JACKSON, Wyo. — No one can say precisely when the mountainside collapsing into this Wyoming resort town will give way. But it appears increasingly likely that when it does, it's going to take a piece of Jackson with it.
DETROIT — General Motors waited years to recall nearly 335,000 Saturn Ions for power steering failures despite getting thousands of consumer complaints and more than 30,000 warranty repair claims, according to government documents released Saturday.
WORCESTER, Mass. — The body of a small boy apparently cast off the side of a highway has been confirmed as a missing 5-year-old, authorities said Saturday.
BOSTON — Several days after the Boston Marathon bombing, Gov. Deval Patrick received a call in the pre-dawn hours from a top aide telling him that police officers outside the city had just engaged in a ferocious gun battle with the two men suspected of setting the bombs and that one was dead and the other had fled.
Meeting deadlines set by federal regulators to eliminate North Carolina's backlog of food stamp applications still came with a cost to state and local governments.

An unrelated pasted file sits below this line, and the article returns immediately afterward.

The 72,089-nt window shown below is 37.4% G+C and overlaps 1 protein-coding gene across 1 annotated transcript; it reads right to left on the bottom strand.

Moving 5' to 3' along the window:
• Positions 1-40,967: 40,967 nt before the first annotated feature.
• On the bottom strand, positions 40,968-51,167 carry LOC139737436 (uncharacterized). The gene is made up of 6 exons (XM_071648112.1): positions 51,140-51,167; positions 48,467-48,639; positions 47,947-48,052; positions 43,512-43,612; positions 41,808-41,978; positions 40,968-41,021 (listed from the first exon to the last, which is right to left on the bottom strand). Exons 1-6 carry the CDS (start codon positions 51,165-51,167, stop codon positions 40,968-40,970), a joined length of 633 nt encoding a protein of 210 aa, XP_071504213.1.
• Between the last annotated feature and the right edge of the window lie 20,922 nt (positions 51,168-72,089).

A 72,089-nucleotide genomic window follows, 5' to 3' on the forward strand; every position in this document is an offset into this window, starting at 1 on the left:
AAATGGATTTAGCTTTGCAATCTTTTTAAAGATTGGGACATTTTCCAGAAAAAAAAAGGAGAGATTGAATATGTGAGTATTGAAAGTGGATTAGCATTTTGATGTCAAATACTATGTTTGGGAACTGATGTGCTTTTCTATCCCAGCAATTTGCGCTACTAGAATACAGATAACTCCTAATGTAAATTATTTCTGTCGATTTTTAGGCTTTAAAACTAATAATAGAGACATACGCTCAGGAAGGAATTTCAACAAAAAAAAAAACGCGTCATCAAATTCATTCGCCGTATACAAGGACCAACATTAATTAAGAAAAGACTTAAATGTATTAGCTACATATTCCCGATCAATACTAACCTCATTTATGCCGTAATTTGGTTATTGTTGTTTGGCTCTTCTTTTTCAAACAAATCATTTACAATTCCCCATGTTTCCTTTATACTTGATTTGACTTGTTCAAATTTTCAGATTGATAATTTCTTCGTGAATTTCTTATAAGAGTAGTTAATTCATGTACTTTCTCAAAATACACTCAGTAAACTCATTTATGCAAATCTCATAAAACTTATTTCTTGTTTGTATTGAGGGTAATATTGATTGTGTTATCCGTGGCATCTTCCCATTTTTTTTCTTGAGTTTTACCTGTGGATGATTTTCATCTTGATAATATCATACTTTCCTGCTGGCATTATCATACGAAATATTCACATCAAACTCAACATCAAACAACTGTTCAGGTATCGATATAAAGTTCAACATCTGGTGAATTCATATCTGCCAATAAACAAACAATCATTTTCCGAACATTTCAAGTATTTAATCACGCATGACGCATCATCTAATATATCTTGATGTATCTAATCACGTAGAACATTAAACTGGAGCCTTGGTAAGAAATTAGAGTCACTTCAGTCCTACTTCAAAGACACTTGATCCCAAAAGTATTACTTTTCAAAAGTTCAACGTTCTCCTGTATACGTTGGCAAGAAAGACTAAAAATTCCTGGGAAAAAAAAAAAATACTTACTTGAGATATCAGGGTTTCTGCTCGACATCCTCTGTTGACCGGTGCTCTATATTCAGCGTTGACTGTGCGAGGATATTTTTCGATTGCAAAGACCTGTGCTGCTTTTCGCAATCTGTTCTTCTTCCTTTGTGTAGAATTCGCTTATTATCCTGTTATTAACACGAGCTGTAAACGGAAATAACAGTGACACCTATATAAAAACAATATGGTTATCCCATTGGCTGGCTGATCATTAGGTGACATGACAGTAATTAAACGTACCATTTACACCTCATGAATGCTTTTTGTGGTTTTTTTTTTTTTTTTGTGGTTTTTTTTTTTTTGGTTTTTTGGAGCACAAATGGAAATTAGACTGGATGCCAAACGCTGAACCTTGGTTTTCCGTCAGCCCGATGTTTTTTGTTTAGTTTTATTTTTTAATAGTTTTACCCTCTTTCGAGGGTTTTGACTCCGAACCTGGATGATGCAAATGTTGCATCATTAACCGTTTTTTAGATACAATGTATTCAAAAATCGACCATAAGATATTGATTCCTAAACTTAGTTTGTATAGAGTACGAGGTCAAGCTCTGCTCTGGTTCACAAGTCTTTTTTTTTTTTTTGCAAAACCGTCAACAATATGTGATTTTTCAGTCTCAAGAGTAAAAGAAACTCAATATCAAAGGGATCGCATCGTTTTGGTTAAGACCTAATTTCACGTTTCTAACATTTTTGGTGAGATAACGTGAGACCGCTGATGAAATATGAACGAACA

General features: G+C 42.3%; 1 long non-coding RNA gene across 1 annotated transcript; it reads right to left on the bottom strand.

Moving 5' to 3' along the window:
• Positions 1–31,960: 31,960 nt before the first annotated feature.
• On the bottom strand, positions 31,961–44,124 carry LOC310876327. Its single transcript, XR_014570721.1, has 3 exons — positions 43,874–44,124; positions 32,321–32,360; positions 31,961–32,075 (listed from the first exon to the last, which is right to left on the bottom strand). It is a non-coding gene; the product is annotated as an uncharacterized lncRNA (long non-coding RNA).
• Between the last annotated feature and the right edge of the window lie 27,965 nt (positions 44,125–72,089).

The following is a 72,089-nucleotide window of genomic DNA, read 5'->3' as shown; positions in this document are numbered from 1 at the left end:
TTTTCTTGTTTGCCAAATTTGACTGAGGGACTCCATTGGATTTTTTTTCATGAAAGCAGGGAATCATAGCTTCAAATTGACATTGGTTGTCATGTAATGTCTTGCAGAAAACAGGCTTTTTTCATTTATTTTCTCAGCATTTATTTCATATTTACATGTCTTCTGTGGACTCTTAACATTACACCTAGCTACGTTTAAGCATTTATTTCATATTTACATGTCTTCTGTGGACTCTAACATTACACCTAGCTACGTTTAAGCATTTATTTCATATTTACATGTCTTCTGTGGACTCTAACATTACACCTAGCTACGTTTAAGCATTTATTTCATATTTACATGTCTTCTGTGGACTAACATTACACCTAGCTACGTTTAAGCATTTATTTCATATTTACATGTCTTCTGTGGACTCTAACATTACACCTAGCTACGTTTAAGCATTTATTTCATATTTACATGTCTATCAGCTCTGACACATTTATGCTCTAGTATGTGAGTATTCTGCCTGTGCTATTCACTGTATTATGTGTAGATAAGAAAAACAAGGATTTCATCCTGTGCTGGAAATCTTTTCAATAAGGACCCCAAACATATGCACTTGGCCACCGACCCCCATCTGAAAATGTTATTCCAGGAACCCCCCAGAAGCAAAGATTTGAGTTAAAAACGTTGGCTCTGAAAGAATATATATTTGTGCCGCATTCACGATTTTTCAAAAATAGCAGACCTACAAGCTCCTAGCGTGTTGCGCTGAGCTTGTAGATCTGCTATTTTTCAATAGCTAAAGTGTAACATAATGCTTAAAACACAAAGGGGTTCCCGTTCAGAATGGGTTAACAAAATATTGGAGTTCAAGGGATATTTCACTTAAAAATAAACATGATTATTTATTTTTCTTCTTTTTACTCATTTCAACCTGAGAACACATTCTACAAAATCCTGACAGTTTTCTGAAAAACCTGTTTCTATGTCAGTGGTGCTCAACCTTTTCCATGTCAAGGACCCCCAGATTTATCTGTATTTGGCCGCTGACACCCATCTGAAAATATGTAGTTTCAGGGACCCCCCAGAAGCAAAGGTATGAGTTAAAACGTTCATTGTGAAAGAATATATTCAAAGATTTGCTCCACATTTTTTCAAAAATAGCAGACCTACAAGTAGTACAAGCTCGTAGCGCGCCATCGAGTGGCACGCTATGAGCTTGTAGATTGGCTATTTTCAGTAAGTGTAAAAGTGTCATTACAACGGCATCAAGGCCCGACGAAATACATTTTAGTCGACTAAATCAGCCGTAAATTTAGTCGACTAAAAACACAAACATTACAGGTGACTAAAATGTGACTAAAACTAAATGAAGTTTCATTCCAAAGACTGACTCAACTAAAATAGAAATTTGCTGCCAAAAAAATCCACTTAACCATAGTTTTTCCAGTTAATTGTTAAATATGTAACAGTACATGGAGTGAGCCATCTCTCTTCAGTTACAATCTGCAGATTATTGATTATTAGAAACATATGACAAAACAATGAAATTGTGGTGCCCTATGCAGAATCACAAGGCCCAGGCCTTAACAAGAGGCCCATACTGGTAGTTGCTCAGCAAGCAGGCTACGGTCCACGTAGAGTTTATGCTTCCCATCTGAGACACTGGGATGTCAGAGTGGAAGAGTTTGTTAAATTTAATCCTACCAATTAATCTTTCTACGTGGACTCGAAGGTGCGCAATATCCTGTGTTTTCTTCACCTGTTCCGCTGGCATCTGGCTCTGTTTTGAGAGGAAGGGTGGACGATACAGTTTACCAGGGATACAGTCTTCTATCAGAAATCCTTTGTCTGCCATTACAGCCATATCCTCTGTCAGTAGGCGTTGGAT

With an expanded field of runners and the memory of last year's bombings elevating interest in one of the world's great races, the 2014 Boston Marathon could bring an unprecedented wave of visitors and an influx of tourism dollars to the area.
The captain of the ferry that sank off South Korea, leaving more than 300 missing or dead, was arrested early Saturday on suspicion of negligence and abandoning people in need — three of whom were seen lifeless in the drowned vessel by a diver who was unable to get them out.
Rescuers were searching through piles of snow and ice on the slopes of Mount Everest on Saturday for four Sherpa guides who were buried by an avalanche that killed 12 other Nepalese guides in the deadliest disaster on the world's highest peak.
Duke Energy is telling shareholders that costs resulting from its massive coal ash spill into the Dan River won't have a material effect on the $50 billion company's bottom line.
A judge in Colorado who will play a pivotal role deciding whether gays should be allowed to wed in the United States asked pointed questions Thursday about whether Oklahoma can legally ban the unions.